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Labour warns healthcare course places will be cut by 2,000

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Around 2,000 places to study on nursing, midwifery and clinical healthcare university courses in England have been cut, the Labour party has claimed.

It used Freedom of Information requests to discover there were 29,332 students in 2010 compared to 27,410 this year.

Labour said London and the West Midlands lost 400 and 509 places respectively.

Shadow health secretary John Healey said: “David Cameron promised to protect the NHS but these cuts to the funding of important university courses will mean fewer nurses and midwives in the years to come - and all the while, the Prime Minister continues to waste millions on his reorganisation of the NHS bureaucracy.

“Having railroaded their Health Bill through the House of Commons and with signs of strains emerging across the health service, it is becoming clearer each by the week that you can’t trust the Tories with the NHS.”

A Department for Health spokeswoman said: “As a result of the government’s decision to protect the NHS budget, near record numbers of nurses and midwives are working in the NHS.

“Strategic health authorities are working to ensure that student nursing commissions are appropriate to meet local demand in their areas.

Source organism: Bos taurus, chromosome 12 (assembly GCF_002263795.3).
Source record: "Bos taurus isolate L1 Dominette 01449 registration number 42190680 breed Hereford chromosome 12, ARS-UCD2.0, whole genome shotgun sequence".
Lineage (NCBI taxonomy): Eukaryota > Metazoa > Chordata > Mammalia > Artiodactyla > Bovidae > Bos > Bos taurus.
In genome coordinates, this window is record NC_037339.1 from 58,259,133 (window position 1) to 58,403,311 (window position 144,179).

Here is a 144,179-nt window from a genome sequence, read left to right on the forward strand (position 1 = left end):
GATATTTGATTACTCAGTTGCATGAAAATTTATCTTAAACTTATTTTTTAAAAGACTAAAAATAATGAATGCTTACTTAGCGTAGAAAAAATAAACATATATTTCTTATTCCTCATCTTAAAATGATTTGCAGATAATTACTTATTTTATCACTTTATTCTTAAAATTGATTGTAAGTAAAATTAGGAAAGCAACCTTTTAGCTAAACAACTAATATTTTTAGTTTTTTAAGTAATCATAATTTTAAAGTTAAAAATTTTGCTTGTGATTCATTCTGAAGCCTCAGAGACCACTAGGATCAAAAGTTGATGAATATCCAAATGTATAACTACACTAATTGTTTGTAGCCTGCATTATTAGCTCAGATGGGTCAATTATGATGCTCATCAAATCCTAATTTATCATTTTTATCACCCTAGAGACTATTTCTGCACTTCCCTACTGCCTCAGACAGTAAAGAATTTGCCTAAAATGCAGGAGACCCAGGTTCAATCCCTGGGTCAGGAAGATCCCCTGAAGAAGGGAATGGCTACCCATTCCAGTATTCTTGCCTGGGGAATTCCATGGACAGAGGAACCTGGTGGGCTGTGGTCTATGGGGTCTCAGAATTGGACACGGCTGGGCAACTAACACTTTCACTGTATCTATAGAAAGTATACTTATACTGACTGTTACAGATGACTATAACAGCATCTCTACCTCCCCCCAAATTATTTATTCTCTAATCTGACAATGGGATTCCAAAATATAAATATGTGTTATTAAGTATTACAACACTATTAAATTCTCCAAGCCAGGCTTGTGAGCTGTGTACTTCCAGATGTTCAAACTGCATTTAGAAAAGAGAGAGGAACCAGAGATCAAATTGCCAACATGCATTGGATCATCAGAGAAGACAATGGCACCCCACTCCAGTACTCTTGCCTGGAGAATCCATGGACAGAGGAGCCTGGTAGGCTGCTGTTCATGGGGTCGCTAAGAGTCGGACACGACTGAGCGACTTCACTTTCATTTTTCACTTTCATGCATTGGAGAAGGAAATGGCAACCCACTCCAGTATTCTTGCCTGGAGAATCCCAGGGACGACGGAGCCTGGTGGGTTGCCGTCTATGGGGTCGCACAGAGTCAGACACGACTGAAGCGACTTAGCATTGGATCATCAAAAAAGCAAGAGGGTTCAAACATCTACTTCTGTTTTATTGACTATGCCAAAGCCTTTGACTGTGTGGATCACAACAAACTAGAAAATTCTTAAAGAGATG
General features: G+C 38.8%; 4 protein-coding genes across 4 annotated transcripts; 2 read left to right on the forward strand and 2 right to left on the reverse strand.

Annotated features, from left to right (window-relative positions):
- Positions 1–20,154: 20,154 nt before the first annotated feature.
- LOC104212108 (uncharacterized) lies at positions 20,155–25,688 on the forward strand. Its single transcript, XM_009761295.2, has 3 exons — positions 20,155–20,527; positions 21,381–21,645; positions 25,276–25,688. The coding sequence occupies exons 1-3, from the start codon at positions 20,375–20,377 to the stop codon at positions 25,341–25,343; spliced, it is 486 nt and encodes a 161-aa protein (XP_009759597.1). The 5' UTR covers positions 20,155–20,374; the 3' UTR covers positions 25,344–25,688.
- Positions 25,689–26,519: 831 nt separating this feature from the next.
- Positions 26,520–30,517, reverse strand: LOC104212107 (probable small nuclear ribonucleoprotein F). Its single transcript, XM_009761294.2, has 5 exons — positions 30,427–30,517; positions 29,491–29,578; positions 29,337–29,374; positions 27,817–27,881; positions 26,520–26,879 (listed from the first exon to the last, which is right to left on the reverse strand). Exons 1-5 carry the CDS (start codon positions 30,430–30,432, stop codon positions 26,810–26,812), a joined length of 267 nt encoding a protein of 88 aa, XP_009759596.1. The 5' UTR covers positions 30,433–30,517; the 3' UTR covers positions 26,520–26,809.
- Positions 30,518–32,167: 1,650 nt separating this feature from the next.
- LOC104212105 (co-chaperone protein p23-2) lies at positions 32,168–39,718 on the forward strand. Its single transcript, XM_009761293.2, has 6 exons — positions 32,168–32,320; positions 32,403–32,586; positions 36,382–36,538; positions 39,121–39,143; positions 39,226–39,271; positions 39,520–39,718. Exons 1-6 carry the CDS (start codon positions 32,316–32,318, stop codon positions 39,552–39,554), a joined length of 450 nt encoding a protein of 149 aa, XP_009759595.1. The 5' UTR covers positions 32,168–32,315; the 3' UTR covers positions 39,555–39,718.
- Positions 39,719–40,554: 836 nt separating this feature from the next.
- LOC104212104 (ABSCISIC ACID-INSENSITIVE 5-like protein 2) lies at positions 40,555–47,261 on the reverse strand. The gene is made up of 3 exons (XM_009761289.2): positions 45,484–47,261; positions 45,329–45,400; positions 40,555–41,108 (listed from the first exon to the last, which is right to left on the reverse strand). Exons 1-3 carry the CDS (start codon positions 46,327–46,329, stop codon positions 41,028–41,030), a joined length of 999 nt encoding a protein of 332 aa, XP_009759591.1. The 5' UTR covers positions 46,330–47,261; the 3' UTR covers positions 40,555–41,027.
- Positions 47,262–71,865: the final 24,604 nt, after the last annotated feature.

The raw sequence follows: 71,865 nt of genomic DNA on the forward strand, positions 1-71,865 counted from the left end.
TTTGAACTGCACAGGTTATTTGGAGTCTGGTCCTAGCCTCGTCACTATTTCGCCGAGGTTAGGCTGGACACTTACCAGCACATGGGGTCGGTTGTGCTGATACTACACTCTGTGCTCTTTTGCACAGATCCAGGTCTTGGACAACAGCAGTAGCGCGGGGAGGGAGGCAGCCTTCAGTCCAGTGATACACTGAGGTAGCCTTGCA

“In future, Healthcare Education England, advised by the Centre for Workforce Intelligence, will provide a national overview of workforce planning, to ensure that the plans of local NHS service providers are robust and deliver the high quality workforce the NHS relies upon.”

Commenting on figures on a drop in midwifery training places, Cathy Warwick, general secretary of the Royal College of Midwives, said: “If these figures prove to be correct we will be deeply concerned.  

“Just a few months ago the government also promised to maintain the number of midwifery training places. I will be urgently seeking clarification and reassurance on this from the government.”

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Readers' comments (2)

  • So Nursing posts are being cut, Nurse training posts will be cut. Do this moronic government want any Nurses left to run the wards?

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  • Cutting the number of training places for nurses and midwives is so short-sighted. Over the next 3 years, whilst these students are training, an increased number of nurses will be reaching retirement age. Many may retire sooner rather than later in view of pensions being under threat. Along with the increased numbers are the years of experience that will be leaving the NHS too. There needs to be the trained staff to replace them. Or is it the governments longer term plan to replace many RNs and RMs with AHPs, the cheaper option?

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